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City Council discusses budget amendments

April’s city council meeting began with an invocation led by former and fire chief Danny Cullop, followed by the pledge to the flag, conducted by US Army veteran Donald Eller. The first order of business was a discussion about the Mountain City Sunflower Festival.
Director Barbara Coyne was present and announced that this year’s festival would be on July 24th from 9 a.m. until 4 p.m. on Main Street. A chili cook off will be held that is open to any resident of the county. Coyne encouraged business owners to support the event and participate in the taste testing, as well as sponsoring those who might not be able to afford entering the competition.
In his report Mayor Kevin Parsons presented the council with photos of the former Silverlake Grist Mill that the city currently owns. Parsons made a motion that an effort be made to place the more than a century old building on the state and national registry of historical places. Built in the late 1800s, the building still contains most of the original equipment and its water wheel. Volunteers have already shown a desire to begin the restoration of the building, including work on the foundation after years of settling.
Mayor Parsons also reported that the former Bizzies restaurant in town will now become the new home of State Farm Insurance. Additionally Parsons also announced that he would not be running for reelection in the city as he is pursuing the position of County Mayor.
Alderman Willis Walker made a point to mention two plaques that were placed on the Veterans’ clock in town last August. In that short amount of time the faint etching of the plaques has weathered and has become very difficult to read. Walker made a motion to purchase new plaques with better etching that will stand the harsh conditions. Mayor Parsons also reminded the council that an official ceremony for the plaques was never held and that the replacement of the plaques would provide the perfect opportunity for the ceremony to occur. The council voted unanimously for their replacement.
Alderman Bob Morrison made a point to honor and remember local businessman John Stout, who passed away recently. Stout owned the City Shoe Store, one of the last businesses in the region to sell as well as repair shoes. Stout was a beloved member of the community and a valuable asset to the city. Morrison made the point to take the time to honor his memory.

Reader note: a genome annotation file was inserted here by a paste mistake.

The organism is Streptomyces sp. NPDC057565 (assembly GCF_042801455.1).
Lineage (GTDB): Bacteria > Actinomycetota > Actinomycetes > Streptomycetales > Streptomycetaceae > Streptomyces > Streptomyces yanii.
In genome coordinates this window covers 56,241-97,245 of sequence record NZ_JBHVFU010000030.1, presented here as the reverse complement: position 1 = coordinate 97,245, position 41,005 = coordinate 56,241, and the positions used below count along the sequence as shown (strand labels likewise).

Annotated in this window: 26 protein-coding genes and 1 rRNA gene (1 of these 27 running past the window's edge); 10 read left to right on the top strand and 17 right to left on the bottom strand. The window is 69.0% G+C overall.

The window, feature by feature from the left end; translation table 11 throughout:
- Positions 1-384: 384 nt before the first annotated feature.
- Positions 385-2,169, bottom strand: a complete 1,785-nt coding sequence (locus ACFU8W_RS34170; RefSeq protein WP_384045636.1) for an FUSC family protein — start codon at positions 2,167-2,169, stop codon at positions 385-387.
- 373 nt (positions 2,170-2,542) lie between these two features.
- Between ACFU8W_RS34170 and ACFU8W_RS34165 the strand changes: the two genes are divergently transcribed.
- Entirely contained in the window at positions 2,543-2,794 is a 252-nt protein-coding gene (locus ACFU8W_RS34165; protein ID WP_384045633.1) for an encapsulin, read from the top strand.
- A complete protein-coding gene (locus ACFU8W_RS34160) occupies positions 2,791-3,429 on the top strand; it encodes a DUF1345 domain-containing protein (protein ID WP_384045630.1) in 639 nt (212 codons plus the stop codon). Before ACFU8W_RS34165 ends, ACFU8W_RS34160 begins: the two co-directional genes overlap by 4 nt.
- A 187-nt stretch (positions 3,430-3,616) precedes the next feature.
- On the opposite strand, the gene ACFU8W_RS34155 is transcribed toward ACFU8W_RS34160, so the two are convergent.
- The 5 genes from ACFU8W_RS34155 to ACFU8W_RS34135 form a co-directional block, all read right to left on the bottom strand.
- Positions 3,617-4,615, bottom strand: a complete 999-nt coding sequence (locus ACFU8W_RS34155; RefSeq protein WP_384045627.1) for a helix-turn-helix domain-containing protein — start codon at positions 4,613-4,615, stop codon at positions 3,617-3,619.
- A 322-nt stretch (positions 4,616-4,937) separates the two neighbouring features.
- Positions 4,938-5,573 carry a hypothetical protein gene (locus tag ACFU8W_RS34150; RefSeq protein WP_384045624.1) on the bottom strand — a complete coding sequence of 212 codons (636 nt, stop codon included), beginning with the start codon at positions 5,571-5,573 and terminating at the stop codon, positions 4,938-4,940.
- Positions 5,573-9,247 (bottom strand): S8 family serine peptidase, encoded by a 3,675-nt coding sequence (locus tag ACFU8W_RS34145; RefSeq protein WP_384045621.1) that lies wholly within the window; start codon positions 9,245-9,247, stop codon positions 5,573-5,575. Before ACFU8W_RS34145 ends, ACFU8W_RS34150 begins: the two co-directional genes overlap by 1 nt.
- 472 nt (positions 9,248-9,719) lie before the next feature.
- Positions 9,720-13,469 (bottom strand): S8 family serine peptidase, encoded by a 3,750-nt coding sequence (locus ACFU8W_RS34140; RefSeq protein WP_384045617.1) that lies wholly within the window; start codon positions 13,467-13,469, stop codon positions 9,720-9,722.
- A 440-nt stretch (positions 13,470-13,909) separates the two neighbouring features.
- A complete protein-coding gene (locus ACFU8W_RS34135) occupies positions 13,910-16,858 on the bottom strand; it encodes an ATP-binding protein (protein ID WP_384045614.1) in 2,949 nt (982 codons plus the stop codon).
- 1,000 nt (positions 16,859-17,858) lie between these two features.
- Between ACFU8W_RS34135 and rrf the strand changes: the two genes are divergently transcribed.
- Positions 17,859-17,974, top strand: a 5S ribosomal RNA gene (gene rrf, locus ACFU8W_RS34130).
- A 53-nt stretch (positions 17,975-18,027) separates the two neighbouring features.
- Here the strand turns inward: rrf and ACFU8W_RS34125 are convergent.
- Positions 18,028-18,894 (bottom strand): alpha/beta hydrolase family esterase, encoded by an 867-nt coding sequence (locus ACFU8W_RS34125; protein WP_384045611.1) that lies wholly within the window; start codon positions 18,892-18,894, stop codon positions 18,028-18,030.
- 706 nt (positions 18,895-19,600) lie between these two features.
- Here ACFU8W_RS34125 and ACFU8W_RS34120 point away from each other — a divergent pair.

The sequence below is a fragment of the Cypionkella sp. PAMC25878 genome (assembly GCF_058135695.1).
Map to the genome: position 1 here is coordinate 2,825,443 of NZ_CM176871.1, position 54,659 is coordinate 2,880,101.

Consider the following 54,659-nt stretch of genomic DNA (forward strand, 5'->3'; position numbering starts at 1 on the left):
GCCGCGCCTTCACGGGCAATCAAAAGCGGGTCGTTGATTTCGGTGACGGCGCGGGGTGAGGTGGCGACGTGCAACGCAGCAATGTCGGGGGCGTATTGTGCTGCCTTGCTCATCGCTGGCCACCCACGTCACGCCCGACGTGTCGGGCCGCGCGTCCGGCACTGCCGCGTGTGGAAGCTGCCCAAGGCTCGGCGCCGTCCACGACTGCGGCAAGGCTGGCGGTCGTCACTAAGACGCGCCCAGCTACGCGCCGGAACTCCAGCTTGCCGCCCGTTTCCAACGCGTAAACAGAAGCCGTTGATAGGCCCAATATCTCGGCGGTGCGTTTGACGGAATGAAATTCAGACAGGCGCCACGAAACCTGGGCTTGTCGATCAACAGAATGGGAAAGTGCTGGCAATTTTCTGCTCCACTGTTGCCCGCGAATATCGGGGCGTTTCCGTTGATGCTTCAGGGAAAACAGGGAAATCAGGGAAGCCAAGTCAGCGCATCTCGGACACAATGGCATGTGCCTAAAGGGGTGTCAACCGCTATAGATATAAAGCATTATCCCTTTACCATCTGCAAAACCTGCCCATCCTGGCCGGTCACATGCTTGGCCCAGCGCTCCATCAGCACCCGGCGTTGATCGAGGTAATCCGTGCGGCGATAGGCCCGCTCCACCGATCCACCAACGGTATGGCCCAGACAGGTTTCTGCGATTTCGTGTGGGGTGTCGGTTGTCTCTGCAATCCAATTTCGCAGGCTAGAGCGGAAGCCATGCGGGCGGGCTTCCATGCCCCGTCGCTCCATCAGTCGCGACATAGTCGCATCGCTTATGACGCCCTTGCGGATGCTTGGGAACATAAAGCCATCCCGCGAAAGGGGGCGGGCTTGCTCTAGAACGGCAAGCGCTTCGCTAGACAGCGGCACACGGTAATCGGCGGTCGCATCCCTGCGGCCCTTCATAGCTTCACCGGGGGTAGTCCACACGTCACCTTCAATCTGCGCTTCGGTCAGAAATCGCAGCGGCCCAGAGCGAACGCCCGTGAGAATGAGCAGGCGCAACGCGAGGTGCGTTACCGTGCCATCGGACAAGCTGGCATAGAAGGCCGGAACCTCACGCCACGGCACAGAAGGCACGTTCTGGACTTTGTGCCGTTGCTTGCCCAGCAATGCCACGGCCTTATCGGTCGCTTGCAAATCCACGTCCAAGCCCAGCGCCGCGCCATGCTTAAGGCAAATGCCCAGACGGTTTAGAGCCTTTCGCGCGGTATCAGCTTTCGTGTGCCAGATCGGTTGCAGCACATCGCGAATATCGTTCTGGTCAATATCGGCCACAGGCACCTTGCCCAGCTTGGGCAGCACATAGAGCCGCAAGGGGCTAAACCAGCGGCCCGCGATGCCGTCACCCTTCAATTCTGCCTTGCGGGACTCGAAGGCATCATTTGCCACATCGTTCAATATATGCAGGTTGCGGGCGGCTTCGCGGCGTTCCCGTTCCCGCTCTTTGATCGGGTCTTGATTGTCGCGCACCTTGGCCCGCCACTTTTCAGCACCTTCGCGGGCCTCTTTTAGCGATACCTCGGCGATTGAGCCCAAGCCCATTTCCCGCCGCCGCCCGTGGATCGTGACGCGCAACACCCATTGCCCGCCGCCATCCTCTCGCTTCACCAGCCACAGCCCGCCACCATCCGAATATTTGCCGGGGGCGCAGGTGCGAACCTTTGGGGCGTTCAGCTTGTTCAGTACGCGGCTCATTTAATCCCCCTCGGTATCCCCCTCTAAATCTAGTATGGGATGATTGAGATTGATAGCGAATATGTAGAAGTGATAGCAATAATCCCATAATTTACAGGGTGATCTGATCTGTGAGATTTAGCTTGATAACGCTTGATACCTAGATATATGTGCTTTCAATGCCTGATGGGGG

City recorder Terry Reece had several points to make, most dealing with forthcoming highway projects. The first point dealt with the stop light at the intersection near the Pioneer Village Shopping Center and US Highway 421. The light’s sensors are having difficulty detecting the vehicles, an ongoing problem of the last few years. Stop light technician Ben Chambers reported that the problem was found within the light’s controls and this would be a prime opportunity for an update, including a switch to led bulbs. Additionally the new light would be able to contain a turning light pending the approval of the State Department of Transportation.
Reece also informed the council that several budget amendments would have to be made for upcoming bridge repair projects. A $6,200 amendment was passed for a bridge on Highway 67 in Doe Valley and another for $3,500 was secured for engineering work on the bridge on Highway 67 near the Rite Aid pharmacy. This bridge will become a major rehabilitation project that poses several traffic problems for city residents. Because of its location near the intersection of State Highway 67 and US Highway 421 and the presence of nearby businesses, this project may become a traffic nightmare. During construction the bridge will become one lane and the project could take more than nine months. Work is expected to begin at the end of August. City Council members were hoping to see the bridge become a 4-lane structure, but because the original piers are going to be used, this is not a possibility. However, a three-lane bridge is not out of the question.
The city is also experiencing other costly necessities, as wastewater plant manager Danny Sims announced that a large duplex compressor has recently begun to malfunction. The cost of replacing both compressors in the unit is $9,900. Additionally at the facility a small trackhoe is expected to be purchased to clean the bar screen, a task that otherwise calls for intense physical labor that has already resulted in minor injuries.
Mayor Parsons opened a discussion about the possibility of increasing the water bill paying periods from two dates to four. Currently most water bills are paid at the beginning of the month, which causes a great deal of congestion at city hall. Parsons is proposing increasing the number to four days, one for each billing area to relieve the long lines. One of the determining factors for this move might also be the new Social Security procedures that have come into effect which pays out checks on the date the individual signed up rather than the former fixed date on the third of every month. If this switch to four billing dates was implemented it would mean that customers would have to pay a one time alignment bill to restart the billing period. Parsons recommended billing on the 3rd, 12th, 20th, and 28th. Further discussion will be held on the subject.
Discussion was held about the status of the town’s annual Pumpkin Festival. Because of the difficult economic situation, this year’s festival will be limited to the very popular Scarecrows on Main event and the Taste of the Mountains dinner.
Closing the meeting was the reappointment of City Recorder Terry Reece, Public Works Director Bob Eller, and Chief of Police Denver Church. Each was nominated to their positions respectively and all were approved unanimously. Upon their reappointment Mayor Parsons swore in each department head.